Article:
Within the construction industry, Construction Risk Logs or the Risk Assessment Code (RAC) matrix, are commonly used to assess risk. The RAC Chart (below) ranks hazards from “low” to “extremely high.” Complete the matrix with the hazard labels to quantify risks. From there, managers will be better equipped to prioritize risk preventative maintenance.
3. Evaluate Risk Tolerance
Tolerance for risk is influenced by multiple factors—market conditions, competitors, brand reputation, financial health, and confidence in employees, to name a few. If a mistake is made, what is the degree of loss an organization faces? The ratio of performance to loss in terms of what is acceptable to a company defines their risk tolerance. Some companies transfer risk. For example, a manufacturer could subcontract certain jobs to mitigate their risk or transfer it to someone else willing to take it on. Ideally, risk tolerance should be based in evidence and analytics, and not just a “this is how we’ve always done it” mindset.
4. Manage Risk
Anyone working in high-risk industries needs to account for hazards with resources and planning. A risk management plan identifies the controls used to mitigate dangers and the what to do when there’s a mishap. The plan should include training employees, especially front-line workers, to engage in specific actions designed to avoid hazards and must protect employees during routine activities and emergencies alike. Managerial attention to the front-line workers and contractors responsible for conducting tasks should be consistent and measurable. Allocating resources to achieve risk goals while maintaining regulatory compliance is consequential to the success of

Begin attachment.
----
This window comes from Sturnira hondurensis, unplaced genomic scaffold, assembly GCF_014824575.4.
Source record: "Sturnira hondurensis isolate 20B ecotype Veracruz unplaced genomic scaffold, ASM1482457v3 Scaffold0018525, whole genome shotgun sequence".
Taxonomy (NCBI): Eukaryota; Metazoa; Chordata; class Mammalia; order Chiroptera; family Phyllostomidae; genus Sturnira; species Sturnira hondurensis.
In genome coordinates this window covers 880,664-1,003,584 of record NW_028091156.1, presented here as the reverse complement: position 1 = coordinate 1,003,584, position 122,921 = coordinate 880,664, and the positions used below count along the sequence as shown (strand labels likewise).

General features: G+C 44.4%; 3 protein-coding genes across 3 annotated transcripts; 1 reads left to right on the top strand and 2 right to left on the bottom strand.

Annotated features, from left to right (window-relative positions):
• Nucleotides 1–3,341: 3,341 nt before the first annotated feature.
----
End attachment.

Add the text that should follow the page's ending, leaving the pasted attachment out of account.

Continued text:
However, leadership must also develop a strong organizational culture. A shared set of beliefs creates an employee base that knows how to execute the risk management plan correctly. Furthermore, employees know they will be rewarded when upholding company values. Managers endorse culture by holding open discussions surrounding near-misses and serious incidents, after they’ve occurred. Supportive and corrective feedback encourages learning and reduces the likelihood of repeat offenses.
5. Monitor & Review
Audit the effectiveness of a risk management plan in times of crisis and during sustained periods of normalcy. A process to monitor the five-steps helps determine if collective efficacy is well rooted within the company’s hierarchy. This is because process itself influences whether decision-making is considered successful. As employees become interdependent in completing the job safely and understand their stake, the more likely favorable outcomes will be achieved.
Set up formal reviews at intervals that make sense for your organization. Some can meet bi-annually with the same benefit as those who require daily safety meetings. During these events, exchanges about past mistakes may help reduce over-confident decision-making. Don’t insulate employees from failures. Furthermore, talking stimulates knowledge-management across the organization and reinforces positive behavior-changes.
Whether implementing the five-step virtual cycle of risk management or an alternative format, a framework must be firmly in place before a risk-event occurs. To be effective, it must be activated at every level of the organization, responding to continuous feedback loops, driven by managerial attention, and monitored by formal review. Risk management is a dynamic process. Thoughtful approach to ever-evolving hazards will pay dividends when it comes time for action.